What I learned the hard way: ABS boss David Kalisch fronts fellow bureaucrats

By Stephen Easton

Tuesday December 13, 2016

A screen-grab of Australian Statistician David Kalisch during a press conference in Canberra, Wednesday, Aug. 10, 2016. The Australian Bureau of Statistics shut down the Census website after a series of denial-of-service attacks on Tuesday night, with the strongest one coming just after 7.30pm (AEST). The federal government says the Census website was not attacked or hacked and no data was lost. David Kalisch insisted the ABS adopted a precautionary and conservative approach. (AAP Image/Adrian Muscat) NO ARCHIVING

The sting of failure is “still pretty raw” for Australian Statistician David Kalisch, who went through lessons he learned the hard way from the 2016 Census once again this morning, this time for the specific benefit of other public servants.

A contrite Kalisch made sure to repeat his mea culpas, admitting the Australian Bureau of Statistics “stuffed up some things” in running the national headcount.

One key reason it “should have done better” was that the debacle had ultimately reflected badly on “the reputation of government and the public sector” in general, not just the ABS, he said.

“We may have made your job more difficult, but I hope also that you can learn and benefit from our mistakes,” Kalisch told members of the Institute for Public Administration Australia (ACT Branch) this morning.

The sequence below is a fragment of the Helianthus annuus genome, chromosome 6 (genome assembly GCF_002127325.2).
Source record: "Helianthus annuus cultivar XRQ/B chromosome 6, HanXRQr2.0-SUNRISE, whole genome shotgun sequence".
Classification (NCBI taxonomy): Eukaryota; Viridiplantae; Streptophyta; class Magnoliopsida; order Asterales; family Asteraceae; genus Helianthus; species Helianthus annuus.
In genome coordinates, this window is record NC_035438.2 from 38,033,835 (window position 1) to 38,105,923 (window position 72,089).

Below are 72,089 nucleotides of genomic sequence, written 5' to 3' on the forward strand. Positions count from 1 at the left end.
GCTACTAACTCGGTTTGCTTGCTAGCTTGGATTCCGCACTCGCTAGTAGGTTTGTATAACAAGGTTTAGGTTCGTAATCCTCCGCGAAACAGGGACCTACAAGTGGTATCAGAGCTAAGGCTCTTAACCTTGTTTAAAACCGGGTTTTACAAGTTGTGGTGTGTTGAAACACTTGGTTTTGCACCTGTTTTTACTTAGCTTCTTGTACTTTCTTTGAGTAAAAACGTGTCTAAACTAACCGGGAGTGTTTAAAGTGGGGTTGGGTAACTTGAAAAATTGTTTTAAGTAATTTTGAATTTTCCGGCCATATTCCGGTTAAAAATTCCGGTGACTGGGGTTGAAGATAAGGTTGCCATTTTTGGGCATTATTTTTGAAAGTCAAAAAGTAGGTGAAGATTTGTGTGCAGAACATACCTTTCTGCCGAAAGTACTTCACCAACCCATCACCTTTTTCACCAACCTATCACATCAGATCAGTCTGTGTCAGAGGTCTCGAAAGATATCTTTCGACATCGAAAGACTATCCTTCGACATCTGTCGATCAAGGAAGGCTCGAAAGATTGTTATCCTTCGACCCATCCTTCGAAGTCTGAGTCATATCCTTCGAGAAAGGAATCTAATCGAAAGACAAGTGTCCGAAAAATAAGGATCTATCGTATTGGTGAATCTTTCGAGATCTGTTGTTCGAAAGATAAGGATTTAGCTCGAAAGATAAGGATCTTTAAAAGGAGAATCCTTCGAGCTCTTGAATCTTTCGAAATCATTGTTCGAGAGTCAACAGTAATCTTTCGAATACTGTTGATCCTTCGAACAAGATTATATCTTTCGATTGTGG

He said these mistakes yielded lessons on “implementing a major change program, providing a public service, responding to a disruptive environment, managing risk, privacy and managing staff through such an event” — aptitudes every APS leader is expected to possess.

But if his fellow bureaucrats were to take away only one lesson from the 2016 Census, “you cannot outsource risk” would be it.

“We expected the public, media and politicians to respond like they had in the previous censuses, and they didn’t.”

In this case, IBM has admitted it did not fulfil its contract and agreed to pay a financial settlement, but the significant damage to the reputation of the agency, the wider public sector and to already faltering public trust in the institution of government itself, is plain for all to see.

Kalisch said the “overall strategy” including the “bold” decision to shift to a “digital first” census for the first time was not the problem, and is adamant the approach needs to continue.

The first problem he acknowledged was that “the ABS underestimated the nature, complexity and risk of the change process” and so its efforts to inform the public, test processes and estimate how many phone calls and other communications it would need to deal with, while extensive, were inaccurate and ineffective.

Despite testing that contacted over 100,000 households, the tests “proved to be unrepresentative of public behaviour through the census period” because they were based on benchmarks from 2011 and 2014.

Image: RLDI.

The next problem on the long road to #CensusFail, Kalisch said, relates to organisational pride: the ABS didn’t ask for enough help from other parts of government, and tried too hard to deliver the Census as independently as possible.

“While the conduct of the Census is clearly the ABS’ responsibility, we failed to recognise that our successes and failures reflect on all of government,” he said. “With the size, scale and complexity of this project, and the environment in which we operate, the ABS needs to be working in partnership with other agencies — central, service delivery and security — in the design and delivery of the service.”

He said planning needs to include specific ways of responding to various potential failures, crises and disasters — especially for an agency that is part of the “public face of government” running its biggest public project.

The ignominious experience has also taught Kalisch just how high consumer expectations for digital service delivery have been raised in recent years — and the need for the right amount of funding to meet those expectations.